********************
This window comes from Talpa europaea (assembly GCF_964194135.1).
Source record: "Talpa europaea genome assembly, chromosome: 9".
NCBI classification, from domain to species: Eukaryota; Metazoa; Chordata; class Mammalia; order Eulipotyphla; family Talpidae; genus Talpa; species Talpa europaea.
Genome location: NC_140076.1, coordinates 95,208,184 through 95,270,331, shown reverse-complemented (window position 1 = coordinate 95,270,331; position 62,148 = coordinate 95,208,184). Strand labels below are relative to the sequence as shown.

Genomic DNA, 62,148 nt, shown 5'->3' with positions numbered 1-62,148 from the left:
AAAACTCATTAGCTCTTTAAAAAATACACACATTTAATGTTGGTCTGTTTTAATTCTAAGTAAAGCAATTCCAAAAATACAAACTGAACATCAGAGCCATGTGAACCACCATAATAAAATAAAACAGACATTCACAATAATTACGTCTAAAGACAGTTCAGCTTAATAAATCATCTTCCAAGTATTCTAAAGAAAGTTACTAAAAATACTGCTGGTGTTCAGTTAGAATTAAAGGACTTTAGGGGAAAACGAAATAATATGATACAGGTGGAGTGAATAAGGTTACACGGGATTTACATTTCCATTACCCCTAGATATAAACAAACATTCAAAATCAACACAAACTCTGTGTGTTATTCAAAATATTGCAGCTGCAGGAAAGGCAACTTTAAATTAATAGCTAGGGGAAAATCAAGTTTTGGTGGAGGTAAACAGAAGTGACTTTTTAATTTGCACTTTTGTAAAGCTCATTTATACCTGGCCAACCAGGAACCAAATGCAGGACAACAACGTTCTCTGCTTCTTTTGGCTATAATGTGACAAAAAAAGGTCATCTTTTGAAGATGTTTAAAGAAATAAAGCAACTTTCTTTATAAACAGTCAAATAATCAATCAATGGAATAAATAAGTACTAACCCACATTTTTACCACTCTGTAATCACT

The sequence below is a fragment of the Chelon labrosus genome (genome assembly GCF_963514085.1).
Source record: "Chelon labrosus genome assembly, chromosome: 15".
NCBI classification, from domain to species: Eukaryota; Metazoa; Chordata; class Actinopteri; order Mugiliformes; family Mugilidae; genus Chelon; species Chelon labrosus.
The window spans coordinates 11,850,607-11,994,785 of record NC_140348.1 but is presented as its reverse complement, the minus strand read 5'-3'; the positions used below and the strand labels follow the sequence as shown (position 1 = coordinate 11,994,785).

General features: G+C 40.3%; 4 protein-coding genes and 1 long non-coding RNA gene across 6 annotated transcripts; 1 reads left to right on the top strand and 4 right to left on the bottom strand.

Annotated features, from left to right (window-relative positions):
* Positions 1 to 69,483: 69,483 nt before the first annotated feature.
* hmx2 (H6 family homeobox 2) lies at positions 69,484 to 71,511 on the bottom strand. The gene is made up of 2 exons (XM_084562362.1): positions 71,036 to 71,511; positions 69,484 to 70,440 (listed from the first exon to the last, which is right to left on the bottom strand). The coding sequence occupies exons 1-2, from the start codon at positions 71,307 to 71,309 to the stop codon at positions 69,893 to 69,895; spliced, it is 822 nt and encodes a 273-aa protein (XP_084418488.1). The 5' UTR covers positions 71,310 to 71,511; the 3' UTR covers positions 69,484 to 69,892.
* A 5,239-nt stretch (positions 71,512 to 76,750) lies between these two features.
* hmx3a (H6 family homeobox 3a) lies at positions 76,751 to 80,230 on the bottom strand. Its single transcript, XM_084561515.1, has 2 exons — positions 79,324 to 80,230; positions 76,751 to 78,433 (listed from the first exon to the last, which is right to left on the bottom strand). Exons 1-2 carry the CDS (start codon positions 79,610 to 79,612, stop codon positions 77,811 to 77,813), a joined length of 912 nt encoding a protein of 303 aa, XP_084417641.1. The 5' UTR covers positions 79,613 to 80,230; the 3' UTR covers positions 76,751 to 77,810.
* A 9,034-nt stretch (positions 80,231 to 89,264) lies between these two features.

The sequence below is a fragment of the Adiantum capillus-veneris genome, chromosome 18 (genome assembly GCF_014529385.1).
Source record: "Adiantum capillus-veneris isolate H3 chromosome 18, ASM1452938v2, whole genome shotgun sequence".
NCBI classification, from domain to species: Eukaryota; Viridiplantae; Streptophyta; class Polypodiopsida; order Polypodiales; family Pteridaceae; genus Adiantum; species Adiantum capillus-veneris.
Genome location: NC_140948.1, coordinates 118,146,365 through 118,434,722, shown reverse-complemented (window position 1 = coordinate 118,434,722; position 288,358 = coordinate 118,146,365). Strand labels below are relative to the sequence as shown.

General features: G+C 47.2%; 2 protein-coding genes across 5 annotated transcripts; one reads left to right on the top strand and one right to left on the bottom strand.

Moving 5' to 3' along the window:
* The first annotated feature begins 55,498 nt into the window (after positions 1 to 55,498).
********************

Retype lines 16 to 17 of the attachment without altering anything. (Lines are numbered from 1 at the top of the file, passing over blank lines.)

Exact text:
* hmx3a (H6 family homeobox 3a) lies at positions 76,751 to 80,230 on the bottom strand. Its single transcript, XM_084561515.1, has 2 exons — positions 79,324 to 80,230; positions 76,751 to 78,433 (listed from the first exon to the last, which is right to left on the bottom strand). Exons 1-2 carry the CDS (start codon positions 79,610 to 79,612, stop codon positions 77,811 to 77,813), a joined length of 912 nt encoding a protein of 303 aa, XP_084417641.1. The 5' UTR covers positions 79,613 to 80,230; the 3' UTR covers positions 76,751 to 77,810.
* A 9,034-nt stretch (positions 80,231 to 89,264) lies between these two features.